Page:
Japanese and Australian stock futures rose after the International Monetary Fund raised economic forecasts and Spain sold more debt than targeted, boosting the earnings outlook for Asian exporters.
American depositary receipts of Sony Corp., Japan’s No. 1 exporter of consumer electronics that gets a fifth of its revenue in Europe, added 1.4 percent from the closing share price in Tokyo. Those of Sumitomo Mitsui Financial Group Inc. (8316), Japan’s second-biggest lender by market value, rose 2 percent. ADRs of BHP Billiton Ltd. (BHP), the world’s largest mining company and Australia’s No. 1 oil producer, advanced 1.1 percent after metal and oil prices gained.
Futures on Japan’s Nikkei 225 Stock Average (NKY) expiring in June closed at 9,600 in Chicago yesterday, up from 9,450 in Osaka, Japan. They were bid in the pre-market at 9,610 in Osaka at 8:05 a.m. local time. Futures on Australia’s S&P/ASX 200 Index added 1.2 percent today. New Zealand’s NZX 50 Index gained 0.5 percent in Wellington.
“The environment for equities is pretty good,” said Donald Williams, chief investment officer at Platypus Asset Management Ltd. in Sydney, which manages about $1 billion. “Even though 2012 is going to be a tough year because most of Europe will be in recession for a large part of this calendar year, you are still looking at a global growth rate of 3.5 percent, which is a pretty decent growth rate.”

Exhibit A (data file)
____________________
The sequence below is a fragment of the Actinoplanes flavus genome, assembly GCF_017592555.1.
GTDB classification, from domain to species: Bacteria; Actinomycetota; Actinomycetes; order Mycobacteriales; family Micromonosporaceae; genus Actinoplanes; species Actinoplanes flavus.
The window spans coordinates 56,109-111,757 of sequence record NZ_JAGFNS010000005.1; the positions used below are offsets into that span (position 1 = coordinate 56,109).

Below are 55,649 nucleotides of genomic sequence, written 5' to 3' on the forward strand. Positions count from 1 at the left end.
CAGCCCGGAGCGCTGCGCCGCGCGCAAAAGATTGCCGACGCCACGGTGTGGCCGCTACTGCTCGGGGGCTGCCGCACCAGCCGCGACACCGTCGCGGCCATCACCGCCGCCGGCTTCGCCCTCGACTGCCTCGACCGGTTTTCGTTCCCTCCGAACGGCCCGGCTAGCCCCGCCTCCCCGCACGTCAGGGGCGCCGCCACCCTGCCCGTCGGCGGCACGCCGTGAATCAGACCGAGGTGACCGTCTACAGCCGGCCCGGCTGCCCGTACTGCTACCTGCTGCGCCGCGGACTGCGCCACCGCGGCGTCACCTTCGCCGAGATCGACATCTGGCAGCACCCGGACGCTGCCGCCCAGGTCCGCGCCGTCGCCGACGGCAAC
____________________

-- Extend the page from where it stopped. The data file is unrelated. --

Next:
IMF Growth Forecast
Futures on the Standard & Poor’s 500 Index (SPXL1) were little changed today. The index gained 1.6 percent in New York yesterday after the IMF raised its 2012 global growth estimate to 3.5 percent and Spanish bonds gained following a bill sale. Expectations that Europe’s debt crisis is stabilizing outweighed data that showed production at U.S. factories dropped in March for the first time in four months and builders broke ground on fewer houses than forecast.
The London Metal Exchange Index of prices for six industrial metals including copper and aluminum rose 0.8 percent yesterday. Crude oil for May delivery advanced $1.27 to $104.20 a barrel on the New York Mercantile Exchange, the highest settlement since April 2.
The Bloomberg China-US Equity Index of the most-traded Chinese shares in the U.S. climbed 1.2 percent yesterday to 102.80.
The MSCI Asia Pacific Index (MXAP) advanced 8.6 percent this year through yesterday, compared with a 10.6 percent gain by the S&P 500 and a 6.1 percent increase by the Stoxx Europe 600 Index. Stocks in the Asian benchmark are valued at 12.6 times estimated earnings on average, compared with 13.3 times for the S&P 500 and 10.8 times for the Stoxx 600.
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